For now, just focus on loving yourself. Cherish the twenty or thirty minutes you have to pay attention to your own body, mind, spirit. Give it love. Give it the healing beauty of a silent mind. Breath deeply into it. Feel its every feeling. Naturally, the experience of pure gratefulness will arise. And tomorrow when you might try telling yourself "I can't do this, what's the point, I don't have time, I'm not getting anything out of it," remember the feeling and it will naturally draw you back.

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Sunday, January 16, 2011

Tuning the Lute

Meditation is hard. Sitting, in one place, doing nothing, is perhaps the single most difficult thing to do.

But every day, I try it again. And every day, I am met with new challenges, and new discoveries.

The mind is different every day. Some days it's living in the past, others, the future. Some days there is a remarkable quietness to the mind, and when I close my eyes to begin watching the breath a wide open stretch of space expands. Everything feels deeper, sacred, beautiful, rich and full yet empty... like looking into the night sky. Other days, the mind is chatter chatter chatter, nonstop about this and about that. The breath goes out the window. Space has shrunken down. I'm suffocating in my own claustrophic mind.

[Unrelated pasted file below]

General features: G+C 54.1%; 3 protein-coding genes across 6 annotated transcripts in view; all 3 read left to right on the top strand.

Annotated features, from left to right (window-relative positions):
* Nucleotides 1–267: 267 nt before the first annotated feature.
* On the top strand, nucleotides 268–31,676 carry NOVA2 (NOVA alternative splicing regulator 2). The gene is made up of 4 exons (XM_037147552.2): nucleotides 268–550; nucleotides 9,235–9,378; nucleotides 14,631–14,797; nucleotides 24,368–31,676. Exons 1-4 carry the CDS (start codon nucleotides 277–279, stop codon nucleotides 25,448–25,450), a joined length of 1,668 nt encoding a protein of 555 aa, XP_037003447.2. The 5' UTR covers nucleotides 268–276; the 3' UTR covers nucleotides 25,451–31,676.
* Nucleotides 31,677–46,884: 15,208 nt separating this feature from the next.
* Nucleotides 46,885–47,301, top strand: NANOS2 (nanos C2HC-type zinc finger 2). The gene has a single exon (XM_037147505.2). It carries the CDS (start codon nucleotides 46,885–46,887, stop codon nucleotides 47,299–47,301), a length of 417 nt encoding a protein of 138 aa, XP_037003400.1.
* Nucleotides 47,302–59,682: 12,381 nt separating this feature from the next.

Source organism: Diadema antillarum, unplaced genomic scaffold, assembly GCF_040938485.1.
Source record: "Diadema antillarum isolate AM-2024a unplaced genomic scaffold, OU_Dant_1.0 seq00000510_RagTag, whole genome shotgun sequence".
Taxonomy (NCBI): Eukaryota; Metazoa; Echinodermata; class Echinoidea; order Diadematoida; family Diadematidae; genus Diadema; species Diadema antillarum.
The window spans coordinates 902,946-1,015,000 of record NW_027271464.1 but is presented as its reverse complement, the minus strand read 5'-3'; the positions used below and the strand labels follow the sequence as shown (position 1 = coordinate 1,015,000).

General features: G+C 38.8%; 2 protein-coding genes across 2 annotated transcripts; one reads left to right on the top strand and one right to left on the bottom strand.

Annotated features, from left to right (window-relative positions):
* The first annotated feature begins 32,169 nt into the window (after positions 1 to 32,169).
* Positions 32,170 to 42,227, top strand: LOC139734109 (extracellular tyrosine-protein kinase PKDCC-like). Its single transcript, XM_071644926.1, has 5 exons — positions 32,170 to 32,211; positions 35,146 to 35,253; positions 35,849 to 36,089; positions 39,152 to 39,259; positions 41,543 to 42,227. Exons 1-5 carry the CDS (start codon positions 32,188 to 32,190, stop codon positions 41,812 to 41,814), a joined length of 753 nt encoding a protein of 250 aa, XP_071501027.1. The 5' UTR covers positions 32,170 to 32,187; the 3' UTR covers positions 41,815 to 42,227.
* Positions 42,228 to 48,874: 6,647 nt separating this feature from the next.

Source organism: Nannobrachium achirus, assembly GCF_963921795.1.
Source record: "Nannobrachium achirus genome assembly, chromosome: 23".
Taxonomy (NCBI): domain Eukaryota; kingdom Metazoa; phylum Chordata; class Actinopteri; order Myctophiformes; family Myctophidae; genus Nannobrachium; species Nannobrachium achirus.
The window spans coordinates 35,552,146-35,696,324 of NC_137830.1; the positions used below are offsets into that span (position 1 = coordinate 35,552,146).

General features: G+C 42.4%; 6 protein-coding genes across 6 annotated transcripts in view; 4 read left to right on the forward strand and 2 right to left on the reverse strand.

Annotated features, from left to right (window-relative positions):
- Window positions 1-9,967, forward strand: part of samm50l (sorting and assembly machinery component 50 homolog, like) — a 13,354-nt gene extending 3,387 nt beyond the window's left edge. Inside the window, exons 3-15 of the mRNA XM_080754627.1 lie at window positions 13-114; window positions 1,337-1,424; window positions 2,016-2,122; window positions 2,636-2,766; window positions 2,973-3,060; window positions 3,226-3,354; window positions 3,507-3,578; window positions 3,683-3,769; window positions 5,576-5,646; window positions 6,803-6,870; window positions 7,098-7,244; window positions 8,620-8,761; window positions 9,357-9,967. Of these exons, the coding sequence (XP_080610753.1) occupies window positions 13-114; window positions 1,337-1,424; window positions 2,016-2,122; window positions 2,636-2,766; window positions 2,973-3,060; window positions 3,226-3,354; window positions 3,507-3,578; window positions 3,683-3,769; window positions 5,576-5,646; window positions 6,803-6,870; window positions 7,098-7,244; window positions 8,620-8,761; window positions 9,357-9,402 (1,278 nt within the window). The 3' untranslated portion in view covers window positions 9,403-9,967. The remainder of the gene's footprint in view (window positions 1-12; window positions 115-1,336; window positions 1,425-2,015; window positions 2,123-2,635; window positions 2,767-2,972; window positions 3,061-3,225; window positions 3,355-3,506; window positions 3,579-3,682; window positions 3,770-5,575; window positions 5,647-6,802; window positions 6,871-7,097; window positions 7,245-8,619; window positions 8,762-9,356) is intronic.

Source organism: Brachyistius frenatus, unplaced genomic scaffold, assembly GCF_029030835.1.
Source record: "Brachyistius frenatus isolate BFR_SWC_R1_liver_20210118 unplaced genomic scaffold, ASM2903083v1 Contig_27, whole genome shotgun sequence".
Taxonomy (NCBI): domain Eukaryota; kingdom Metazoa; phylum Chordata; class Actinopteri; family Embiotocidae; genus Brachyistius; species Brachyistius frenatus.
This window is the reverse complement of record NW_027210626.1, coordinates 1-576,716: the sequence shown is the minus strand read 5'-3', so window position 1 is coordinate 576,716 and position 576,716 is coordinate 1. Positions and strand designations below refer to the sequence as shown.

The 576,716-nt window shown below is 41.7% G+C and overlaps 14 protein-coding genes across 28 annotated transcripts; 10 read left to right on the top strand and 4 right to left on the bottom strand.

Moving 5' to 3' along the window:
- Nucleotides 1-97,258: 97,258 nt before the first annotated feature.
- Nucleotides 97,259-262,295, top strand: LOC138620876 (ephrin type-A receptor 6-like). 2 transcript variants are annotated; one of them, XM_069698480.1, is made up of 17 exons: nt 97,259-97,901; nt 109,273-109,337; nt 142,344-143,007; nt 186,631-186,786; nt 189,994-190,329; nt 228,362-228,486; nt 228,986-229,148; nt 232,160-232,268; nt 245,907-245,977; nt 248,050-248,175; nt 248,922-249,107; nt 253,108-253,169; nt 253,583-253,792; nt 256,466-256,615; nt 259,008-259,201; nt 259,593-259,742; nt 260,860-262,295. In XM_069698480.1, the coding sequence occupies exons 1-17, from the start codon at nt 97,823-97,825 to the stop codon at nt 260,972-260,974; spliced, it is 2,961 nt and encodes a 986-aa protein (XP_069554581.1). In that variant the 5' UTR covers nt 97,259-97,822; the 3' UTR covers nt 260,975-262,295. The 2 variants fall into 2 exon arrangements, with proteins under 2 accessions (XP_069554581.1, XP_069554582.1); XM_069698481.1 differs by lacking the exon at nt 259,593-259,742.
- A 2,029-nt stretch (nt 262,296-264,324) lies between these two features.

Every day is different. Every moment is different. But all of it -- the good, the bad -- is just more discovery to delight in. More ways to know the self. Some habits I've come to realize: I think a lot about what others think of me. I examine myself from many different vantage points, a lot of the time. 'I wonder how so-in-so viewed me when I said yada-yada the other day.' Or, 'I hope so-in-so sees me this way, and if I do this next time maybe they'll like me even more.' I rework past experiences in my mind like they were clay. All of this working to support an ego that I know, deep down, doesn't really exist. Such wasted energy!

But when the mind quiets down, and this secret space begins to open up.... I'm so wonderfully intriqued. What's down there? It's exciting to come across, as if the door to Narnia is in my mind somewhere. It flickers in and out, like a candle, like a plane doing a touch and go. I'm learning to steady myself in this opening. It is so easy to lose the balance. Effort must be just right. The energy applied subtracted by the relaxation of letting go. It's such a precise configuration. Try standing on the tips of your toes like a ballerina for an hour. This is what finding the open expanse of the soul is like. Or, as Buddhas put it, learning to tune the lute. Not too taught, not too loose.